Eric plays on the Faust legend, and it read to me as a slighter work than the Discworld novels that immediately preceded it in publication. Wikipedia tells me that Eric was originally published in a larger format, fully illustrated by Josh Kirby, who did most of the covers of the UK editions of the Discworld books (until his death in 2001). Reading the story as something closer to a graphic novel might have made it more fun and obscured the lack of heft.
The long and the short of it, though, is that at this point in the series I like Rincewind a lot less than Pratchett does. I gather that he’s supposed to be something of a wizardly everyman, but he strikes me as a blank slate upon which nothing has been written. In this story, he isn’t as magically hapless as he is in other books — for reasons that are explained toward the end of Eric — but that line of comedy played out for me quite some time ago, as did the running (pardon the word) gag about his Luggage being able to find him no matter how far they have become separated in space, or indeed time.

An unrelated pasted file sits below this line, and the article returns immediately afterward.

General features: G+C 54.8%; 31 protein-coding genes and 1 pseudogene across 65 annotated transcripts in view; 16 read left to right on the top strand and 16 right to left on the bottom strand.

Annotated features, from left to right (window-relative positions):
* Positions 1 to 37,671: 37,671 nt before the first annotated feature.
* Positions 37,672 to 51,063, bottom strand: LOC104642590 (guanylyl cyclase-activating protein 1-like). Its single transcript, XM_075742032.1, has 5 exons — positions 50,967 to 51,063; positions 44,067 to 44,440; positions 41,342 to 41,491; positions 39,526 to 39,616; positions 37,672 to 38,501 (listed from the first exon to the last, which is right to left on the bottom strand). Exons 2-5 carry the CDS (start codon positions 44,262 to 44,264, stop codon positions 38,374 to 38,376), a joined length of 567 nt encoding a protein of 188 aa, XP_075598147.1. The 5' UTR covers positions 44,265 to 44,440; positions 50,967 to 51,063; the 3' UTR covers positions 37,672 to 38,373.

Structurally, this is the Search for Spock of Discworld. At the end of Sourcery, Rincewind wound up in the Dungeon Dimensions, presumably forever. To get him back, Pratchett has Eric, a young demon hacker, trying to summon up someone like Mephistopheles. Eric’s spells produce Rincewind instead. There is bargaining, though no soul is promised, and Eric compels Rincewind to promise to grant him three wishes. Very much to his own surprise, Rincewind can deliver, but as is the way of these things, Eric does not get what he thought he was getting.
By the end, though, it’s all sorted.